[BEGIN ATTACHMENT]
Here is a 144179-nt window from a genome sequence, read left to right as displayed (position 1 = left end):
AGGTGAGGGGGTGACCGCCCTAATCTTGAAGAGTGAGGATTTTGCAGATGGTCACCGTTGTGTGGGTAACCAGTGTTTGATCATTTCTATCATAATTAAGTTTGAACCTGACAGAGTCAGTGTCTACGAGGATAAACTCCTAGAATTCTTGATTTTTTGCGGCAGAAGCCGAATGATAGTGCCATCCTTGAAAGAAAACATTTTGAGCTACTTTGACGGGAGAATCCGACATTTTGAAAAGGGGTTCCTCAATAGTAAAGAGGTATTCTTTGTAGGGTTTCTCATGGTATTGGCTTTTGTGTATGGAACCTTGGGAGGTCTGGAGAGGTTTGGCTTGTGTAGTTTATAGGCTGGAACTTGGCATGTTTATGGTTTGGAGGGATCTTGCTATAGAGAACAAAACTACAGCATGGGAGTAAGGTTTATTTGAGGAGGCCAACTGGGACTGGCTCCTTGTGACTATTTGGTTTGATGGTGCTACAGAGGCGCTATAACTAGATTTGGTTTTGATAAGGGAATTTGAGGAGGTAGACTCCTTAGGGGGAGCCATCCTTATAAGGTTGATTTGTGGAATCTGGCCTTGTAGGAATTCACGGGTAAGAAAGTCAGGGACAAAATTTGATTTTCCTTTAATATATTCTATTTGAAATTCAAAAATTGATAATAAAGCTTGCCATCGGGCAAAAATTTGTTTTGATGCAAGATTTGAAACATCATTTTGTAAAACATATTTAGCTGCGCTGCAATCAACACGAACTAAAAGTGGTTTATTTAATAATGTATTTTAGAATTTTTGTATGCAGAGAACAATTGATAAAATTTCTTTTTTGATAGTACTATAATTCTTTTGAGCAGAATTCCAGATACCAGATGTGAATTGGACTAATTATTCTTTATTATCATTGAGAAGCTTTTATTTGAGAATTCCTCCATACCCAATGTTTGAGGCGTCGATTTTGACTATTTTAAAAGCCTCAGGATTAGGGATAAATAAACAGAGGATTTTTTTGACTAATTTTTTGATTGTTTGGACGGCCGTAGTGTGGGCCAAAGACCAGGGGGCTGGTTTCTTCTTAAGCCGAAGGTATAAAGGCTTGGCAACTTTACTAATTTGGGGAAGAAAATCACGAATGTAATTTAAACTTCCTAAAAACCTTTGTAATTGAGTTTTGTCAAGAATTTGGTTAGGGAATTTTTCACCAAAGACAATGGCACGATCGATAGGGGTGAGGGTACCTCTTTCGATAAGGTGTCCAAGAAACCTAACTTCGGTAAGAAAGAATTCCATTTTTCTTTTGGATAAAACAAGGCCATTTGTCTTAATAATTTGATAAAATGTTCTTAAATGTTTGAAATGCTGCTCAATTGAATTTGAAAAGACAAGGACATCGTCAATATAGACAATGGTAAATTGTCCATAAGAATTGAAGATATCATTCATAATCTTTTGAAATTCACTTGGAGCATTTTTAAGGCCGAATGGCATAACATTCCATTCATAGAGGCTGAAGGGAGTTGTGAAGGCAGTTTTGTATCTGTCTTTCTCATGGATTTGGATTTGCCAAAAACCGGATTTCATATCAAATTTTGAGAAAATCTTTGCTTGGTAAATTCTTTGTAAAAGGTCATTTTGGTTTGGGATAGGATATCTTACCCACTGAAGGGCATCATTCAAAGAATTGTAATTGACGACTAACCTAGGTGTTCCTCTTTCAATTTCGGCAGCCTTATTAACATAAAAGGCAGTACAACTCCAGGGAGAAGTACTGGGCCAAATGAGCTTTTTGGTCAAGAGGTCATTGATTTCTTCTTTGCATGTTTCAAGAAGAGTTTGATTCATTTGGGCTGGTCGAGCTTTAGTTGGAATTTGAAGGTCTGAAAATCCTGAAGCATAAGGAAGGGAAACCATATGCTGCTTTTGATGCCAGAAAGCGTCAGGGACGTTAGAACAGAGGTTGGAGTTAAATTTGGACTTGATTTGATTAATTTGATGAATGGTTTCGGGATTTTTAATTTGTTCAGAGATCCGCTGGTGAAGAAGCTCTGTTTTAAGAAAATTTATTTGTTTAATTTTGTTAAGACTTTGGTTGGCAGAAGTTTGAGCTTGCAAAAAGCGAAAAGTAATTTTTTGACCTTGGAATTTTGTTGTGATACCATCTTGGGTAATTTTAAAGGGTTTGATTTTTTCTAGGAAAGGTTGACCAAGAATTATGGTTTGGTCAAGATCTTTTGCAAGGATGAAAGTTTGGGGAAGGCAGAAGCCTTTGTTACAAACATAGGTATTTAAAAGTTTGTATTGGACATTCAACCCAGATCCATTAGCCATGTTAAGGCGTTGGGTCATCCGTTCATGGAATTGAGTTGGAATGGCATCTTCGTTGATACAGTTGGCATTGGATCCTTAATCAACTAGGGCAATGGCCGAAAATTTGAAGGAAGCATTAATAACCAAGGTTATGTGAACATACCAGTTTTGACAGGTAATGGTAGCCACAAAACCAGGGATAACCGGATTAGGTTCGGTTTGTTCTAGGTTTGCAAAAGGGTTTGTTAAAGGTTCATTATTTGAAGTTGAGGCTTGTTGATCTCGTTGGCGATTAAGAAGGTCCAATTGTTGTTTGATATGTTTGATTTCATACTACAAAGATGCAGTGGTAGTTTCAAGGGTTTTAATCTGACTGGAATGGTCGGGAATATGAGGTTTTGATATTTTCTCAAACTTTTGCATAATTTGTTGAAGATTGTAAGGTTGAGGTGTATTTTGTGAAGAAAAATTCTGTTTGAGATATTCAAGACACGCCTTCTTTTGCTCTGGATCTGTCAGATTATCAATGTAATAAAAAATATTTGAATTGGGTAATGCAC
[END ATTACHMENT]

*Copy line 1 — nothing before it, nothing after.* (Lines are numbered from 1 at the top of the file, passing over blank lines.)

Here is a 144179-nt window from a genome sequence, read left to right as displayed (position 1 = left end):